2008-07-11 / Community

Local Heads To Nova Scotia In August

Finds Alternate Energy Solutions Besides Riding The Bus
By Christine Cea

Picture One: Pictured is Epstein at his office. Picture One: Pictured is Epstein at his office. Samuel Epstein is living proof that you never know who is sitting next to you when you ride the commuter bus.

Geologist, financial marvel, published journalist, and QM16 rider, Sam Epstein is a Rockaway resident worth learning about.

In mid-August an international conference detailing work on hydrocarbon exploration in the Central America conjugate margins will take place in Nova Scotia.

Epstein has written a paper on that arcane subject, and has become the conference's main speaker, primarily because he discovered the great gas potential offshore New York and New Jersey.

But being the main speaker and star of the scientific conference, known as Halifax 2008, is just one major accomplishment on Epstein's long list.

Most would agree that he is a man pushing towards the word "extraordinary" in every area that he tackles, mastering both the physical and financial worlds.

Working in Houston for an oil company, he lost his job in the '80s. "They didn't need as many geologists," he nonchalantly claims.

Epstein with daughter Rebecca in Central Mexico, at the ancient city of Teotihuacan surrounded by volcanic and uplifted terrain. Epstein with daughter Rebecca in Central Mexico, at the ancient city of Teotihuacan surrounded by volcanic and uplifted terrain. The firing sparked his entrance into the city's financial world.

"I had to eat, so I just jumped in," he says. Now, he is the first vice president and financial advisor in Penn Plaza for Morgan Stanley, the financial advisement firm.

"But I don't live in the past," Epstein claims, changing the topic and not dwelling on how he jumped amazingly into the financial world and landed a 23-year career, in which he is still engaged. "Let me tell you about the fish."

While riding the express bus to work each day, he often saw a man who was reading a diving magazine, igniting once again his interest in geology.

Epstein, after some research on marine life, dove into the waters off Beach 134 Street. He found a juvenile spotfin butterfly fish, which is indigenous to waters of the Caribbean, Florida and the Bahamas.

Epstein's discovery, that a fish native to those areas appears in our Rockaway waters each summer, led to the publication in 2006 of a paper about the errant fish, and thus began his 're-debut' into the world of highstakes geology.

Living on the beach block of Beach 134 Street, the sea level rise is "something I always think about," Epstein claims. He therefore went to work, studying sea level for a year, and publishing a thirty-page report. The paper confronted the question of whether the rate of sea level change is significant or just a natural part of a cycle.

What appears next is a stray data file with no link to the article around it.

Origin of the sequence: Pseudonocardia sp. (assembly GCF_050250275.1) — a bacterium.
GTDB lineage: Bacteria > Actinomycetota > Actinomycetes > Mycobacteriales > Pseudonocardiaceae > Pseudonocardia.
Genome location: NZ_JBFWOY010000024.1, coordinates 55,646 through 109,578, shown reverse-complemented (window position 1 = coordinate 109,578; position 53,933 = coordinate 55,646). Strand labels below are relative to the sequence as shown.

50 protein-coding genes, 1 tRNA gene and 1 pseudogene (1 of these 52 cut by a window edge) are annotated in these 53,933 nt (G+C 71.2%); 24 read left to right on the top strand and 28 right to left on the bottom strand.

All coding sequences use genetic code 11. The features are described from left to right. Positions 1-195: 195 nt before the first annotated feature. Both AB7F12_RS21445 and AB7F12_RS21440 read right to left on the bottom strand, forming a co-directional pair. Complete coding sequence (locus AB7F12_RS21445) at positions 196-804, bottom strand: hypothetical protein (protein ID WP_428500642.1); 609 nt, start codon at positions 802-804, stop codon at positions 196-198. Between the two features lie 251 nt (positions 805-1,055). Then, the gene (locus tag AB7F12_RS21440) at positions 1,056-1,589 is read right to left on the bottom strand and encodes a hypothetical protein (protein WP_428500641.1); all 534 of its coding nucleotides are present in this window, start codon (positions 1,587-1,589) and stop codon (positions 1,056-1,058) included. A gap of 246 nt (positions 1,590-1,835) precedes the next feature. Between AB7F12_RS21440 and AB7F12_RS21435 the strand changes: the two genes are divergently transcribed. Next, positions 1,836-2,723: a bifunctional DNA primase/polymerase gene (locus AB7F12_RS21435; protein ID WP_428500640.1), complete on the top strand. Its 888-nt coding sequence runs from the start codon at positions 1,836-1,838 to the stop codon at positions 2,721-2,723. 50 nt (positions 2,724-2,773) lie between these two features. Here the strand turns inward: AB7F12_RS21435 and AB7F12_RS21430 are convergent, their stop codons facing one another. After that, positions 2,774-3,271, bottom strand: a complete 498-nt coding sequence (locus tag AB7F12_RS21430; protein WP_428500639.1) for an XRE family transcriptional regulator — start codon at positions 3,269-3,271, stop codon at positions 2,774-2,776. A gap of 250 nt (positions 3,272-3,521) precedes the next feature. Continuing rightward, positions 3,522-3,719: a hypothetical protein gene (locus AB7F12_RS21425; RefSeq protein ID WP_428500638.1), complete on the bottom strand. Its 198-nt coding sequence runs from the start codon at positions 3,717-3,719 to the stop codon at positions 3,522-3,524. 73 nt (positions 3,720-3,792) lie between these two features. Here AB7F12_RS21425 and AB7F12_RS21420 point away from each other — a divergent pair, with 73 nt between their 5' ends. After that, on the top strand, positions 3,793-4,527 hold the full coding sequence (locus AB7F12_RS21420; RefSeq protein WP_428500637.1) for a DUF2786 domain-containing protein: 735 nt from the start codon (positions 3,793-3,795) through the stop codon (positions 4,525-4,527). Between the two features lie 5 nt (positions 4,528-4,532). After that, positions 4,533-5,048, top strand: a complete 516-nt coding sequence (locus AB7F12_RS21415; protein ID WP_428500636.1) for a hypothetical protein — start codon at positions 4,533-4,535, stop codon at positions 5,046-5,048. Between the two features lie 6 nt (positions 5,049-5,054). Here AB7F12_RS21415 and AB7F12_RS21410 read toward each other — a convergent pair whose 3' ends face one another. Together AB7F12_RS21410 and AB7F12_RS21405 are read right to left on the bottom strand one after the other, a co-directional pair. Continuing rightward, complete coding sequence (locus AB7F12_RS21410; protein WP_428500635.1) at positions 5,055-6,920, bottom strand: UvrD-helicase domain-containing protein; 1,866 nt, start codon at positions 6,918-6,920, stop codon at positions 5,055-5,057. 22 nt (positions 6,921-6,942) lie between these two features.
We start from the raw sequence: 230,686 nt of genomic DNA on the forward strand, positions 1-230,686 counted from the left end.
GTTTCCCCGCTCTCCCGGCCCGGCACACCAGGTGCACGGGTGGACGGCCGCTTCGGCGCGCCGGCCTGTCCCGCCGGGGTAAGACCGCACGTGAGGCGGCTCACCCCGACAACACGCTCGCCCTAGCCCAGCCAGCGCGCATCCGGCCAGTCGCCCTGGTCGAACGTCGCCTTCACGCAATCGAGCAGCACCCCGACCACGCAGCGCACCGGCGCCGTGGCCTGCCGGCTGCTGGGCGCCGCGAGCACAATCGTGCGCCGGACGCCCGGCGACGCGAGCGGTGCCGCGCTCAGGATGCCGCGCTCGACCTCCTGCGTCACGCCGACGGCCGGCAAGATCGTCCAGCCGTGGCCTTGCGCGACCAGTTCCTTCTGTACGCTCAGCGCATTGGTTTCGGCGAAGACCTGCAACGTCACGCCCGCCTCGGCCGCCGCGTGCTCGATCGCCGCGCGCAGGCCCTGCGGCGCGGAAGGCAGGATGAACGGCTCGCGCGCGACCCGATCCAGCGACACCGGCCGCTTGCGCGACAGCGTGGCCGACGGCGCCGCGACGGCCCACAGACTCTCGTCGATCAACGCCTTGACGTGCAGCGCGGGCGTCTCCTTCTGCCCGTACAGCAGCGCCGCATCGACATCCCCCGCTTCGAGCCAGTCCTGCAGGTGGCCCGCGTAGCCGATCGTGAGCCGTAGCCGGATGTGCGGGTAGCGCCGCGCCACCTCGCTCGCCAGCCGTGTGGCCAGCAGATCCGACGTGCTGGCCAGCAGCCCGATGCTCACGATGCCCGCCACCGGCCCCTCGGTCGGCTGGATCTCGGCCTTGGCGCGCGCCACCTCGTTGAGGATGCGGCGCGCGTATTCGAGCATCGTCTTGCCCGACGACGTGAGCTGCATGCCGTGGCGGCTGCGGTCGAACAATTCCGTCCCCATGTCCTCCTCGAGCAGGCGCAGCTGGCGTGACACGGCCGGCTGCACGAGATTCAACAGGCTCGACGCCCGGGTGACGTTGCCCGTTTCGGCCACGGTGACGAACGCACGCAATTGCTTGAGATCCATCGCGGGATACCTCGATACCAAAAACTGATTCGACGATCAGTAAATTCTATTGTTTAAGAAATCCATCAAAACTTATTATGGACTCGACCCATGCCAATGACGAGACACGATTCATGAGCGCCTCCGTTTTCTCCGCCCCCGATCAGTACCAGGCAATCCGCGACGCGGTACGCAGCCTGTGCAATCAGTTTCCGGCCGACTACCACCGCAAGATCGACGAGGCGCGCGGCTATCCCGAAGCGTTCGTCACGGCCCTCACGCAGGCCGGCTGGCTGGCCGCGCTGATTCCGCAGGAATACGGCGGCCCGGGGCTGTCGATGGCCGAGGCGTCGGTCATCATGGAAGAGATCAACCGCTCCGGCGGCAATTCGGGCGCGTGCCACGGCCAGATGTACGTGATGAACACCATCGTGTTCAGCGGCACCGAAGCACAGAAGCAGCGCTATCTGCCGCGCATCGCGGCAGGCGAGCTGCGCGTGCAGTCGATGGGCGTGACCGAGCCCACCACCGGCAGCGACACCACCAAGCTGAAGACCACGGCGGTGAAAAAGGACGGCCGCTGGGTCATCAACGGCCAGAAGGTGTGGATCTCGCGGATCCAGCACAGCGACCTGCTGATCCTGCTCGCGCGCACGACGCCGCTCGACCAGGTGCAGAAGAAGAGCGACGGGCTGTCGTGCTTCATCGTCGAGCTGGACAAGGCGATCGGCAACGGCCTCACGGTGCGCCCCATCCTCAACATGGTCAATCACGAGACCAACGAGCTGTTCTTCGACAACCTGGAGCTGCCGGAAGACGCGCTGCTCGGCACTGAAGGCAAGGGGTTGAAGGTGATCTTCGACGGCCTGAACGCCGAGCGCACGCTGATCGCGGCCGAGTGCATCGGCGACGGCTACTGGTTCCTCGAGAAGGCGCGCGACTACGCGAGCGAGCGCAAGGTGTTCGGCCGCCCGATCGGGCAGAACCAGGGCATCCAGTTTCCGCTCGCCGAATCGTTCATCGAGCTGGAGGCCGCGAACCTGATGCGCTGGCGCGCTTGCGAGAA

The paper was hailed international- ly and so well-received that "a light bulb went off in my head."

Epstein was now ready to undertake one of his biggest studies yet.

"This is the bottom line. Are you ready? Are you listening?" Epstein asks. "This paper is a synthesis - a culmination - of 26 years of work." He explains that twenty years ago, his research was on the "backburner." But now, considering the oil crisis, the need for his findings and expertise has skyrocketed.

He explains what his last publication, the one that snagged him the role as main speaker at Halifax, was about. In the early 1980s, 32 wells were drilled in the Baltimore Canyon (located offshore of New York and New Jersey) with the drillings reaching 14,000 feet deep. But with the help of new technology and information, he claims to have discovered that there is a high possibility of finding more gas if drilling goes to 20,000 feet. "The bull'seye is 60 miles off the coast of Atlantic City." More information on the conference can be found at www.conjugate margins.com.

"Pretty nuts, right?" he asks calmly. "It's hot stuff, it really is." Hot stuff hardly begins to describe his theory that gas could be found so close to home, as we all are currently scrambling for ways to conserve.

But, before he heads off to Nova Scotia, Epstein has a variety of other things he is currently stuffing under his belt. He is in the process of working with Touro College, creating a syllabus relating to environmental and oil issues, and has been on the board of overseers since 2001.

He also is the founder and president of Geoval Consulting, based in Rockaway. It aids investors in evaluating energy related business opportunities.

And to top everything off, he is married with three children, living in a beautiful home. He is a family man as well.

"It took 26 years for us to be in the same place again," he says, "and the reason why I am active again is the fish!" he says with a laugh.

Actually, the reason he is active again is because of the bus to Manhattan, which he ironically says he took "because of the price of gas." Little did he know that he would be the one to find gas close by, and speaking about it in Nova Scotia.

The certified petroleum geologist has come a long way, graduating from Brooklyn College and then Rensselaer Polytechnic Institution for his graduate degree. He has done work in the Red Sea, Texas and California to name a few.

But as he told The Wave, he doesn't like to dwell on past achievements, but focuses on the present. "I like things to be current." He presently is working on yet another paper to be published, claiming the research has already been done. "I just crank them out." Seems as if Epstein doesn't need to dwell on the past when the present is filled with activity.

"Do you know anything about PR speaking?" he asks, regarding possible careers teaching or lecturing at universities. It seems that Epstein wants to take on more. The man is, in the best way possible, unstoppable.

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